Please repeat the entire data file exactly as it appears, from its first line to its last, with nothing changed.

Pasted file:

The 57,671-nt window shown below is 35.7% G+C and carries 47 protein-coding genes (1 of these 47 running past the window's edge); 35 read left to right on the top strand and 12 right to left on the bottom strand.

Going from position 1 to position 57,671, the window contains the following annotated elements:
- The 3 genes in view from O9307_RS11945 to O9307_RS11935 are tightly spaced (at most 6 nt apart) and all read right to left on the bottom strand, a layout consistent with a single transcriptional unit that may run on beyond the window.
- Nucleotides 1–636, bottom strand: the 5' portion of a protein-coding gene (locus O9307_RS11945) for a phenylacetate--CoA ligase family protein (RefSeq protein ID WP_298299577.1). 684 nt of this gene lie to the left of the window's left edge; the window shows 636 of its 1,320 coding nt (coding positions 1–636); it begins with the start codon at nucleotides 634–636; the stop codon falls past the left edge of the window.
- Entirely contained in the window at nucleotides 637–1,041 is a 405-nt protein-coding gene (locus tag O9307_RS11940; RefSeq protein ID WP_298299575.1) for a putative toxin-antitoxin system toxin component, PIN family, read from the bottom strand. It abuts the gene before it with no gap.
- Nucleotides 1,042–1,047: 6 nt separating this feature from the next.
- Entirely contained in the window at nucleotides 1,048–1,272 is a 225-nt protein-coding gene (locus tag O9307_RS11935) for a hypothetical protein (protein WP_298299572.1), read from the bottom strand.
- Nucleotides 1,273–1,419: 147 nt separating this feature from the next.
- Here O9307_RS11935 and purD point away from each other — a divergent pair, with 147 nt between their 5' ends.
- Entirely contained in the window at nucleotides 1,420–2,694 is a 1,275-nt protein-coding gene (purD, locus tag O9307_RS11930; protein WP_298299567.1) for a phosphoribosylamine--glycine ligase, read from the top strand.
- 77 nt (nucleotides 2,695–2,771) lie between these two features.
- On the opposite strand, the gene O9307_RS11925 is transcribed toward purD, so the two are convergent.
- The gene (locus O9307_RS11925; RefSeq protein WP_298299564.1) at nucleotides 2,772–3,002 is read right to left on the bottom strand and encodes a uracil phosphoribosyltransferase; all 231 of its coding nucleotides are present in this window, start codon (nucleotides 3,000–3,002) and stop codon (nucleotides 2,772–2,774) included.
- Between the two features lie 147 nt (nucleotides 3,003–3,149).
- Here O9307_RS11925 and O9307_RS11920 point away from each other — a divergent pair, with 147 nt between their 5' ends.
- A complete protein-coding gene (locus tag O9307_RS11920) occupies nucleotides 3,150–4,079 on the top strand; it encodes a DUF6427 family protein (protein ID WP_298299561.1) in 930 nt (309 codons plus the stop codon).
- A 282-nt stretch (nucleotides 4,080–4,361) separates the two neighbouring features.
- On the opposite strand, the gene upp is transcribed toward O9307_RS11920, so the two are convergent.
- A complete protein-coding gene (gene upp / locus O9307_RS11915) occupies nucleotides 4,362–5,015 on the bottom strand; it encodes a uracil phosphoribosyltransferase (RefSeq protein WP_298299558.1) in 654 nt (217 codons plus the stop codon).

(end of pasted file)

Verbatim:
The 57,671-nt window shown below is 35.7% G+C and carries 47 protein-coding genes (1 of these 47 running past the window's edge); 35 read left to right on the top strand and 12 right to left on the bottom strand.

Going from position 1 to position 57,671, the window contains the following annotated elements:
- The 3 genes in view from O9307_RS11945 to O9307_RS11935 are tightly spaced (at most 6 nt apart) and all read right to left on the bottom strand, a layout consistent with a single transcriptional unit that may run on beyond the window.
- Nucleotides 1–636, bottom strand: the 5' portion of a protein-coding gene (locus O9307_RS11945) for a phenylacetate--CoA ligase family protein (RefSeq protein ID WP_298299577.1). 684 nt of this gene lie to the left of the window's left edge; the window shows 636 of its 1,320 coding nt (coding positions 1–636); it begins with the start codon at nucleotides 634–636; the stop codon falls past the left edge of the window.
- Entirely contained in the window at nucleotides 637–1,041 is a 405-nt protein-coding gene (locus tag O9307_RS11940; RefSeq protein ID WP_298299575.1) for a putative toxin-antitoxin system toxin component, PIN family, read from the bottom strand. It abuts the gene before it with no gap.
- Nucleotides 1,042–1,047: 6 nt separating this feature from the next.
- Entirely contained in the window at nucleotides 1,048–1,272 is a 225-nt protein-coding gene (locus tag O9307_RS11935) for a hypothetical protein (protein WP_298299572.1), read from the bottom strand.
- Nucleotides 1,273–1,419: 147 nt separating this feature from the next.
- Here O9307_RS11935 and purD point away from each other — a divergent pair, with 147 nt between their 5' ends.
- Entirely contained in the window at nucleotides 1,420–2,694 is a 1,275-nt protein-coding gene (purD, locus tag O9307_RS11930; protein WP_298299567.1) for a phosphoribosylamine--glycine ligase, read from the top strand.
- 77 nt (nucleotides 2,695–2,771) lie between these two features.
- On the opposite strand, the gene O9307_RS11925 is transcribed toward purD, so the two are convergent.
- The gene (locus O9307_RS11925; RefSeq protein WP_298299564.1) at nucleotides 2,772–3,002 is read right to left on the bottom strand and encodes a uracil phosphoribosyltransferase; all 231 of its coding nucleotides are present in this window, start codon (nucleotides 3,000–3,002) and stop codon (nucleotides 2,772–2,774) included.
- Between the two features lie 147 nt (nucleotides 3,003–3,149).
- Here O9307_RS11925 and O9307_RS11920 point away from each other — a divergent pair, with 147 nt between their 5' ends.
- A complete protein-coding gene (locus tag O9307_RS11920) occupies nucleotides 3,150–4,079 on the top strand; it encodes a DUF6427 family protein (protein ID WP_298299561.1) in 930 nt (309 codons plus the stop codon).
- A 282-nt stretch (nucleotides 4,080–4,361) separates the two neighbouring features.
- On the opposite strand, the gene upp is transcribed toward O9307_RS11920, so the two are convergent.
- A complete protein-coding gene (gene upp / locus O9307_RS11915) occupies nucleotides 4,362–5,015 on the bottom strand; it encodes a uracil phosphoribosyltransferase (RefSeq protein WP_298299558.1) in 654 nt (217 codons plus the stop codon).